I still think so…

I would rather this just gets noted and the discussion constructively moves forward to being more humane, sensitive, and empathetic. That would be the best to come out of all this.

I sincerely hope this NEVER happens to anyone else.

Thank you everyone for your support, and for listening.

EDIT:

The journalist that did this published a statement about this (here).
I feel it is appropriate to share that for how it demonstrates complete lack of empathy, compassion, and caring. These are things that should be required when writing about sexual assault. Not being able to do this is what causes irreparable harm.
Although I’m OK with this being brushed off as a “misunderstanding” or “mistake”, I think this is not doing justice to the situation. Including the details of my assault was an intentional choice, not a mistake.
I think accountability journalism that can’t hold itself accountable for its own fuckups, or for the harm it has caused, is pretty hypocritical.
There are other liberties that were taking in this article in terms of misquoting me. I intentionally left out how the other women that were sources for this article were treated because I don’t want more harm to be caused to them. I think that ONE should be enough. You don’t need a lineup of people that were hurt in order for something to be wrong.
The entire process of arguing with Kotaku just to have the gratuitous details of my rape removed, and overall this entire experience, has fucked me up in ways that I feel like I will never really recover from.
Arguing with a major news site, where the power dynamic is already intimidating, just to get the details of your assault removed from an article (for which they never should have been included anyway), putting up with being indirectly called a liar, gaslit, victim blamed, then things starting to shift in a direction of “it isn’t really that detailed”… places you in a position where you have to think about what happened to you. You have to think about how that information is out there, and never will really go away now. You have to constantly confront the reality of what happened to you, which is re-triggering, and doing what feels like just fighting for basic humanity to be extended to you.
I think it’s important to also add that having a sexual assault survivor argue over “what is details” and “what isn’t details” (and therefore was appropriate to share), and the insinuation that they are lying about how they have been treated, is incredibly traumatizing.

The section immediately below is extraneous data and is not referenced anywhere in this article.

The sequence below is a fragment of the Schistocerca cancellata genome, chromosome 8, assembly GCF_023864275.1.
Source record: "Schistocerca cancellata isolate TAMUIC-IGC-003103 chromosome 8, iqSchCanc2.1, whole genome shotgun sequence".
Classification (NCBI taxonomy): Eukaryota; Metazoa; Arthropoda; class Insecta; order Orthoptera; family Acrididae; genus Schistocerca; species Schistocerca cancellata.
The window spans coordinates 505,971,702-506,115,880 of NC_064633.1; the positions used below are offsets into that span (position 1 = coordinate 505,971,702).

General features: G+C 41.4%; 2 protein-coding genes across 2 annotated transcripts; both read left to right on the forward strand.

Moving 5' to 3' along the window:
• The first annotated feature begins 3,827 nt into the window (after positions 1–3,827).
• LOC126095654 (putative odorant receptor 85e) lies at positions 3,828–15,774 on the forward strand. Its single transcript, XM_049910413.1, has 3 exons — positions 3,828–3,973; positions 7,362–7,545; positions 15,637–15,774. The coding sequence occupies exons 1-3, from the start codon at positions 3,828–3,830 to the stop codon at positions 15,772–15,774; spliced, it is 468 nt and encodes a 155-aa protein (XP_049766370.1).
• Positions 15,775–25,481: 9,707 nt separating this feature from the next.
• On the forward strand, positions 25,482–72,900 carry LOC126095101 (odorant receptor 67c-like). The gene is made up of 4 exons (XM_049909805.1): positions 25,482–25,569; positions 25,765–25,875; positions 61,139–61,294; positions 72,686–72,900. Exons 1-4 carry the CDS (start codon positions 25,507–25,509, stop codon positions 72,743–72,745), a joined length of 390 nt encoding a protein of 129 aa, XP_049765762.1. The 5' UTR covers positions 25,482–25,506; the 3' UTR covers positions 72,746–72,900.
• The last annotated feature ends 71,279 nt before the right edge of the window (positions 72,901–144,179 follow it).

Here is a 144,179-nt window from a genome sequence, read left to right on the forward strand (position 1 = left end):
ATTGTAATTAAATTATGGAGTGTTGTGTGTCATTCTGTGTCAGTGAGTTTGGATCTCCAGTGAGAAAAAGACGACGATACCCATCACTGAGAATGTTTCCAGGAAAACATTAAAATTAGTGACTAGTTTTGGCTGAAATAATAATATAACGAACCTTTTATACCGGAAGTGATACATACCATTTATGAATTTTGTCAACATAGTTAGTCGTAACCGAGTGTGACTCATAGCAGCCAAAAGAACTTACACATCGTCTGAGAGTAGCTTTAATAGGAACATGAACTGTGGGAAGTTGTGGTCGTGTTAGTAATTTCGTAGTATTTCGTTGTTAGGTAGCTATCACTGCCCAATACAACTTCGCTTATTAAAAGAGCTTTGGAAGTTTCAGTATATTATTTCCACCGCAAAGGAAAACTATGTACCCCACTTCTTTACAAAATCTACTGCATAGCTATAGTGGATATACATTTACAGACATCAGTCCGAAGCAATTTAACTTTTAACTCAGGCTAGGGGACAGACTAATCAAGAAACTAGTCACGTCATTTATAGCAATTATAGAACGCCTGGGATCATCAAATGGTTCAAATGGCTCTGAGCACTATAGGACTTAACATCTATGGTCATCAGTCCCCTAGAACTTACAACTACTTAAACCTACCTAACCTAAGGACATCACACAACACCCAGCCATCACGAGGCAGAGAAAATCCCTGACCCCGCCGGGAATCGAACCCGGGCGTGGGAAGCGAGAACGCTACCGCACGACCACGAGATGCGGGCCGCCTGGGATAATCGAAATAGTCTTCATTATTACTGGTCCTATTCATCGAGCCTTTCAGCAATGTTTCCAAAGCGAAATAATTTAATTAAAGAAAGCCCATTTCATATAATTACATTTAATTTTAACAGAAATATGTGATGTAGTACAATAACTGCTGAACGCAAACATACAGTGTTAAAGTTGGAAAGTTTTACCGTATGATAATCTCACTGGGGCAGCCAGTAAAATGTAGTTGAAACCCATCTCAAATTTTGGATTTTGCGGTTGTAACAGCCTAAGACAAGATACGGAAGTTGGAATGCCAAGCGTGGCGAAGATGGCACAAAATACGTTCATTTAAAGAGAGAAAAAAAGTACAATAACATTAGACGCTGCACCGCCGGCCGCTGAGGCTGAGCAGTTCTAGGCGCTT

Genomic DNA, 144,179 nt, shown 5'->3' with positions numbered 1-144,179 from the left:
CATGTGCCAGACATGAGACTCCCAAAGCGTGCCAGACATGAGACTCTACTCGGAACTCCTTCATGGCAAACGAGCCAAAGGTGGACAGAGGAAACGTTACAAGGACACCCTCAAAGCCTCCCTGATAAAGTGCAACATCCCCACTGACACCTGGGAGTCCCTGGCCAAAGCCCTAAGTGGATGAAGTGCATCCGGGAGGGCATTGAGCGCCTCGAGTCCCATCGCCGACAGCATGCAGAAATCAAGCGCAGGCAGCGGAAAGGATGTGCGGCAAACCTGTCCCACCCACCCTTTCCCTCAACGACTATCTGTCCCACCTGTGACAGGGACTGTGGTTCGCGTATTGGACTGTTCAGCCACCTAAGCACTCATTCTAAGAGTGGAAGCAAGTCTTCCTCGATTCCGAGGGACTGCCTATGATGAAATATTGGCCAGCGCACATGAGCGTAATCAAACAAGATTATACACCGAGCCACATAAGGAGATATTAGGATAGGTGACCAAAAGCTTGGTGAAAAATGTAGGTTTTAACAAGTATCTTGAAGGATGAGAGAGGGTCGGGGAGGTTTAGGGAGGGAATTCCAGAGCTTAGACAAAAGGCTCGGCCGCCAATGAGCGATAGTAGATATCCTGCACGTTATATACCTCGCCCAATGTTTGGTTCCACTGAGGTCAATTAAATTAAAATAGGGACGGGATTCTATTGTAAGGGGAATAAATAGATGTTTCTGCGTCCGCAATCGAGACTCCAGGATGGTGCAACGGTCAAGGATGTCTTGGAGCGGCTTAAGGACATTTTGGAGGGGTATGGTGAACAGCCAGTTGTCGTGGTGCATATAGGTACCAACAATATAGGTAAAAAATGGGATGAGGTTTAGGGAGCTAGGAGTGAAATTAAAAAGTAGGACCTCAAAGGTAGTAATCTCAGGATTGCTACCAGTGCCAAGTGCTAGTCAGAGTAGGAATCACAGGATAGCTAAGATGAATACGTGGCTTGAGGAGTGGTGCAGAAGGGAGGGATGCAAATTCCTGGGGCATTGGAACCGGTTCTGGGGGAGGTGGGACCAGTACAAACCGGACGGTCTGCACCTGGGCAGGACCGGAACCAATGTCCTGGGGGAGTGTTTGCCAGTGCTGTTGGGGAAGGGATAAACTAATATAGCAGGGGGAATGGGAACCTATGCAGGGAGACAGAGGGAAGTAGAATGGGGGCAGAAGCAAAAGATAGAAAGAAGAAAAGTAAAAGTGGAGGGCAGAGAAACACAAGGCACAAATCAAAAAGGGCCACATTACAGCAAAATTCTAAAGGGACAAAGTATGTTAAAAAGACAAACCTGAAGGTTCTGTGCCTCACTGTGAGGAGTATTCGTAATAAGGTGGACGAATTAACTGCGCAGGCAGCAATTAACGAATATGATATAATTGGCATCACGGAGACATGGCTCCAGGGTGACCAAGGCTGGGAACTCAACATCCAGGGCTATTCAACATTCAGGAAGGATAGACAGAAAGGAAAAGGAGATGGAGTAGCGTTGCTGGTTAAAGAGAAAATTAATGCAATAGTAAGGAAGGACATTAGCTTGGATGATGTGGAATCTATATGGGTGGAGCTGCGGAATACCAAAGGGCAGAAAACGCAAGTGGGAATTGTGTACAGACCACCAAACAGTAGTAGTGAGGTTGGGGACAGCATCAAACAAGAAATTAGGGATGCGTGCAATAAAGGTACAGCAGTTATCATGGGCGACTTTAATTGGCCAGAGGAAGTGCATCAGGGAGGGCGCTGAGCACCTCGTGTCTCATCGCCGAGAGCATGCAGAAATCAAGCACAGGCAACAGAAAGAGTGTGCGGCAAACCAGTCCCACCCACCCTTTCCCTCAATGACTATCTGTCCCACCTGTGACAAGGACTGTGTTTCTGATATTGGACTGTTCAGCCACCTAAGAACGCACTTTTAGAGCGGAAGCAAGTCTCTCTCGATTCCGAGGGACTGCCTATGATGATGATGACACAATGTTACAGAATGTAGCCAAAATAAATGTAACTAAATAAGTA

The following excuses along the lines of “that had to be done in order to prove that there was a sexual assault” is a very rape apologist argument at heart. This sort of thing should never be done to a human being.
As if any readership has a right to chime in on something this traumatic, and have an opinion about it…
It was really messed up, and I don’t think I’ll ever really recover from all this.

If you are a sexual assault survivor, I think this story is important to be aware of. You should not be robbed of your own narrative like this. You should not be robbed of your ability to move forward and heal.

Final update (May 5, 2020)

I wrote a follow up post to this here:
An open letter to game journalists: #metoo, fighting with surviving abusive reporting, and the fallout of not caring
It very transparently shares the entire process of asking Kotaku to remove this. After hearing that they treated other sexual assault victims the very same way I cannot in good conscience be OK with them or think that this was a mistake. I advise extreme caution when talking to them. They are dangerous to vulnerable people.

This monster belongs in Uncategorized. Bookmark the permalink. Follow any flames or other attacks to it with the RSS feed for this abominable creature. Communism closed my comments, but you can leave a /b/roback: /b/roback URL.

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  1. […] My post going over how my #metoo was handled by Cecilia D’Anastasio and Kotaku: http://www.nathalielawhead.com/candybox/what-its-like-sharing-your-metoo-with-kotaku-a-cautionary-ta… (this one you should probably read before continuing […]

  2. By calling out my rapist on May 5, 2020 at 10:22 am

    […] read my follow up to this story… What it’s like sharing your #metoo with Kotaku (a cautionary tale) and the second part An open letter to game journalists: #metoo, fighting with surviving abusive […]